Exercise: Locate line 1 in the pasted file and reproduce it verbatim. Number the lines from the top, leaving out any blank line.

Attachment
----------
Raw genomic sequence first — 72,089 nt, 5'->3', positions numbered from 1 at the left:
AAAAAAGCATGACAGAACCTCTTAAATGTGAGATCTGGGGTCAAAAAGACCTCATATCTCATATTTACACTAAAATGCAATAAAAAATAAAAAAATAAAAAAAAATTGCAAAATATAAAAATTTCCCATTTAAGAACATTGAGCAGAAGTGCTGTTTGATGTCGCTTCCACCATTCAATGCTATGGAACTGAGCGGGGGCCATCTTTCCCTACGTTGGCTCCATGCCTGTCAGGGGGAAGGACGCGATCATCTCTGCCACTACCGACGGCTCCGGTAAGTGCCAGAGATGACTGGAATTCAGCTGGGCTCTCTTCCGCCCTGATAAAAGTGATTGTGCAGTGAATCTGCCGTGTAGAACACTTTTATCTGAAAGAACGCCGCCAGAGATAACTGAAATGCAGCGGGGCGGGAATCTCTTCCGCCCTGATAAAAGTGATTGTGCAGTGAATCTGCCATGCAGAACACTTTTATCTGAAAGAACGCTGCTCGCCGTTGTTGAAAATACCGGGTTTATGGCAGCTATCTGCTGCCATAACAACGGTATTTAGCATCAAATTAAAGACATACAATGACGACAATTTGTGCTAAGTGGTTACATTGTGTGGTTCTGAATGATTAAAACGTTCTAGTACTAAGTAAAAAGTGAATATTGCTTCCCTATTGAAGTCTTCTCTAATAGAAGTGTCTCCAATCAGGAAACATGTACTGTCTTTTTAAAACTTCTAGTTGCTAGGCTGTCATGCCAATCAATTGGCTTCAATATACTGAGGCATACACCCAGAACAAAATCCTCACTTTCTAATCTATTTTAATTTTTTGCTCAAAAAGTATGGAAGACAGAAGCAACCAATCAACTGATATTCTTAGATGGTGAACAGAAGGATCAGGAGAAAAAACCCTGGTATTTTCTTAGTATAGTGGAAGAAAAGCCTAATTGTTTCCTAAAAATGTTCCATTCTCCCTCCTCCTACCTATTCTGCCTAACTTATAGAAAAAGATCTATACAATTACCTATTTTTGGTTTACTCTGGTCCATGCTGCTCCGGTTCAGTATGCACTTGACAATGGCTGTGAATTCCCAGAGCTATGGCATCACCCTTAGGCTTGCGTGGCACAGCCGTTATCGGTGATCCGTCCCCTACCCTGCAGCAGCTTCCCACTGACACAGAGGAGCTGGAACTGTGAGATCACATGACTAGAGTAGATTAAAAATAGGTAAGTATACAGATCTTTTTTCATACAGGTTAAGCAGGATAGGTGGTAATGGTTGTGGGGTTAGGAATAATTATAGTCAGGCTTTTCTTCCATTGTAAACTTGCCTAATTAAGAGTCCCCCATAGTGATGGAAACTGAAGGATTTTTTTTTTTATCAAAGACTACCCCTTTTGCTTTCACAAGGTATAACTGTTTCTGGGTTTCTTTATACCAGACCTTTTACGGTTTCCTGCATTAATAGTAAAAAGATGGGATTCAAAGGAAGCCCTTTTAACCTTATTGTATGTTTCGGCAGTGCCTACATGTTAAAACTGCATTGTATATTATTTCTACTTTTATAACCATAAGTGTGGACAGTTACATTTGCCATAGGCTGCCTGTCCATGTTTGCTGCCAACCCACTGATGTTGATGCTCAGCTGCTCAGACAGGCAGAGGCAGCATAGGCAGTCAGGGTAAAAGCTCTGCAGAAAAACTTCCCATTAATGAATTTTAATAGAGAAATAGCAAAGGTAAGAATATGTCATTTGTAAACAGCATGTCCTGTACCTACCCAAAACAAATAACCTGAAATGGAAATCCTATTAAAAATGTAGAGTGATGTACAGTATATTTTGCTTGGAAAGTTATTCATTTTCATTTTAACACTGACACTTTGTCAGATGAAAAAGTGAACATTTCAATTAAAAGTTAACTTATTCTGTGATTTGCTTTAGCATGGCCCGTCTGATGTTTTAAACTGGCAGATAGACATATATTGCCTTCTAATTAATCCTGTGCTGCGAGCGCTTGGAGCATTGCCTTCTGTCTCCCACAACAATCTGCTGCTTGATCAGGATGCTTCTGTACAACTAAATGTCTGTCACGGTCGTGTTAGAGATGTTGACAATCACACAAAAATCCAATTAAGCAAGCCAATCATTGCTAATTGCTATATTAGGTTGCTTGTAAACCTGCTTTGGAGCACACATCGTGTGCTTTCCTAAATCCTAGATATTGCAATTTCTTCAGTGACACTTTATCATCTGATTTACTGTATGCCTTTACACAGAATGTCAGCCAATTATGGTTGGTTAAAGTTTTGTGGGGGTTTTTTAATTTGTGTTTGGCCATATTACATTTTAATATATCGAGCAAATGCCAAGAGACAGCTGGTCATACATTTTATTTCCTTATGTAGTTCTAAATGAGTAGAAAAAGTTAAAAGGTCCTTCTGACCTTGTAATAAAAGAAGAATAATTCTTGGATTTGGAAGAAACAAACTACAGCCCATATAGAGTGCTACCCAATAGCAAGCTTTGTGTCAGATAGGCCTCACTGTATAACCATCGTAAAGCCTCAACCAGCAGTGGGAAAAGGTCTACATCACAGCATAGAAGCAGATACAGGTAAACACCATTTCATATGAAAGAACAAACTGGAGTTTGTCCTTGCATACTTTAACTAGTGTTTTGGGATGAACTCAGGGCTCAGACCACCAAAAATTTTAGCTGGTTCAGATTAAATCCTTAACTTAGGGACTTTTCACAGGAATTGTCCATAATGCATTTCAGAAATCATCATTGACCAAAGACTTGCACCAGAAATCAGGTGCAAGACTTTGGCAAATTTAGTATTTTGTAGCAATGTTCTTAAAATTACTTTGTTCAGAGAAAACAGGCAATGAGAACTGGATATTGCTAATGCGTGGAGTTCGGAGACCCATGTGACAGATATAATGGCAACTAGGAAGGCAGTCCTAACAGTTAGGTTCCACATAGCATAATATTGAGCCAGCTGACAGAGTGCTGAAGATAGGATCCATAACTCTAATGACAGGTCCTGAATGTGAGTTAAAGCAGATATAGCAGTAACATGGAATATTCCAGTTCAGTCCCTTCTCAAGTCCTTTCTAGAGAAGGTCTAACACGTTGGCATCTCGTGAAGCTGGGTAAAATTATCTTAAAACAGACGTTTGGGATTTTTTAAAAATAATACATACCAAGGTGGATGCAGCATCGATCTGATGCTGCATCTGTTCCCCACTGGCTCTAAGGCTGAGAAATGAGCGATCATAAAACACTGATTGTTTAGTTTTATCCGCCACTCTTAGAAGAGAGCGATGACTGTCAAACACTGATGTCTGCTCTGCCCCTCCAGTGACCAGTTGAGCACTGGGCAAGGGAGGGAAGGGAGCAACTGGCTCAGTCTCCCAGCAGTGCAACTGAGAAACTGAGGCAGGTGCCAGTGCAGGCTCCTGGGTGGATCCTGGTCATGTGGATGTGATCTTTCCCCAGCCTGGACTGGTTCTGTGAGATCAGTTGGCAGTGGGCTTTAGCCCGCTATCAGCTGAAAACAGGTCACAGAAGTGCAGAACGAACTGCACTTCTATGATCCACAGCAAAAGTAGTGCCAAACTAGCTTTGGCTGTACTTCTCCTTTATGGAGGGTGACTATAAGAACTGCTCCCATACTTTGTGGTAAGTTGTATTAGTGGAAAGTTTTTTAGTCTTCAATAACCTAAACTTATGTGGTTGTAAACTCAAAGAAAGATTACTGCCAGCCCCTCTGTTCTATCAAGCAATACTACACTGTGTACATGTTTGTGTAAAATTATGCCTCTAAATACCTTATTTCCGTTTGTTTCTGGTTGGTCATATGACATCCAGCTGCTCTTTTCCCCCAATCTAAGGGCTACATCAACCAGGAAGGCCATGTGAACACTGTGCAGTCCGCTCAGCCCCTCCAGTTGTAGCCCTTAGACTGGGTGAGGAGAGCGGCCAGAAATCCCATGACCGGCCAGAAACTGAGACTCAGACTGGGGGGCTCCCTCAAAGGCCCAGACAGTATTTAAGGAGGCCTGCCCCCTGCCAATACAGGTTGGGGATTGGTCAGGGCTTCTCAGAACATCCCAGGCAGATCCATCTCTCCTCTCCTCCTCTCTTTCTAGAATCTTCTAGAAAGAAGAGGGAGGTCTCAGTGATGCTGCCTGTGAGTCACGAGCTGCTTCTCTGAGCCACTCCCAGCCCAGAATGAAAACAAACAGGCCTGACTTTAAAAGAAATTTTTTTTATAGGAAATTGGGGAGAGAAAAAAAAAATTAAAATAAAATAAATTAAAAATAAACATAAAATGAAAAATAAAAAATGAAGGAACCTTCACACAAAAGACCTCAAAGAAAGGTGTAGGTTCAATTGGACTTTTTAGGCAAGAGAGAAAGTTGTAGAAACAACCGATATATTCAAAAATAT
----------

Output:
Raw genomic sequence first — 72,089 nt, 5'->3', positions numbered from 1 at the left: